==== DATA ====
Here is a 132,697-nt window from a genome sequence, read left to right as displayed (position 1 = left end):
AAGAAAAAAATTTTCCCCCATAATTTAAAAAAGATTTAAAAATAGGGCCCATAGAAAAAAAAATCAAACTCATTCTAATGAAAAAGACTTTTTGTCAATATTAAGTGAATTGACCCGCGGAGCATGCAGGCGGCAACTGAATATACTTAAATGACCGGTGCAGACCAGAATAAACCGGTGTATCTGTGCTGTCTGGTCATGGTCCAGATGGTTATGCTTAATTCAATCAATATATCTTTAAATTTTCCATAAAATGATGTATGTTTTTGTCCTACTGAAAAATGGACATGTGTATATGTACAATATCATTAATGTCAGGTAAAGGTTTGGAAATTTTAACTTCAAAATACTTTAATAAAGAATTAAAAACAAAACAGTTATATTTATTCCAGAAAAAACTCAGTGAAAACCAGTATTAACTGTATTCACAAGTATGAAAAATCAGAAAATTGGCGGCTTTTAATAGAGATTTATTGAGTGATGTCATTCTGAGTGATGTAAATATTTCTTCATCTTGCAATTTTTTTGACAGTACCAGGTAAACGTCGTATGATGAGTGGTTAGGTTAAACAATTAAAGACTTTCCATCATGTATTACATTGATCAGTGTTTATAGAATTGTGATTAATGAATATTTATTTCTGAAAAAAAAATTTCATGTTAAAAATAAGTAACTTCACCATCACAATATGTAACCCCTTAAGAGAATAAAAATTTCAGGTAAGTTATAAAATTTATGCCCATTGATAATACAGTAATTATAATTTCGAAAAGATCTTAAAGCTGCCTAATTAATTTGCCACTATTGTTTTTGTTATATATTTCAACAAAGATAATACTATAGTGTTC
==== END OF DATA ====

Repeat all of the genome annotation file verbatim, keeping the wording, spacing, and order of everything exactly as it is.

Here is a 132,697-nt window from a genome sequence, read left to right as displayed (position 1 = left end):
AAGAAAAAAATTTTCCCCCATAATTTAAAAAAGATTTAAAAATAGGGCCCATAGAAAAAAAAATCAAACTCATTCTAATGAAAAAGACTTTTTGTCAATATTAAGTGAATTGACCCGCGGAGCATGCAGGCGGCAACTGAATATACTTAAATGACCGGTGCAGACCAGAATAAACCGGTGTATCTGTGCTGTCTGGTCATGGTCCAGATGGTTATGCTTAATTCAATCAATATATCTTTAAATTTTCCATAAAATGATGTATGTTTTTGTCCTACTGAAAAATGGACATGTGTATATGTACAATATCATTAATGTCAGGTAAAGGTTTGGAAATTTTAACTTCAAAATACTTTAATAAAGAATTAAAAACAAAACAGTTATATTTATTCCAGAAAAAACTCAGTGAAAACCAGTATTAACTGTATTCACAAGTATGAAAAATCAGAAAATTGGCGGCTTTTAATAGAGATTTATTGAGTGATGTCATTCTGAGTGATGTAAATATTTCTTCATCTTGCAATTTTTTTGACAGTACCAGGTAAACGTCGTATGATGAGTGGTTAGGTTAAACAATTAAAGACTTTCCATCATGTATTACATTGATCAGTGTTTATAGAATTGTGATTAATGAATATTTATTTCTGAAAAAAAAATTTCATGTTAAAAATAAGTAACTTCACCATCACAATATGTAACCCCTTAAGAGAATAAAAATTTCAGGTAAGTTATAAAATTTATGCCCATTGATAATACAGTAATTATAATTTCGAAAAGATCTTAAAGCTGCCTAATTAATTTGCCACTATTGTTTTTGTTATATATTTCAACAAAGATAATACTATAGTGTTC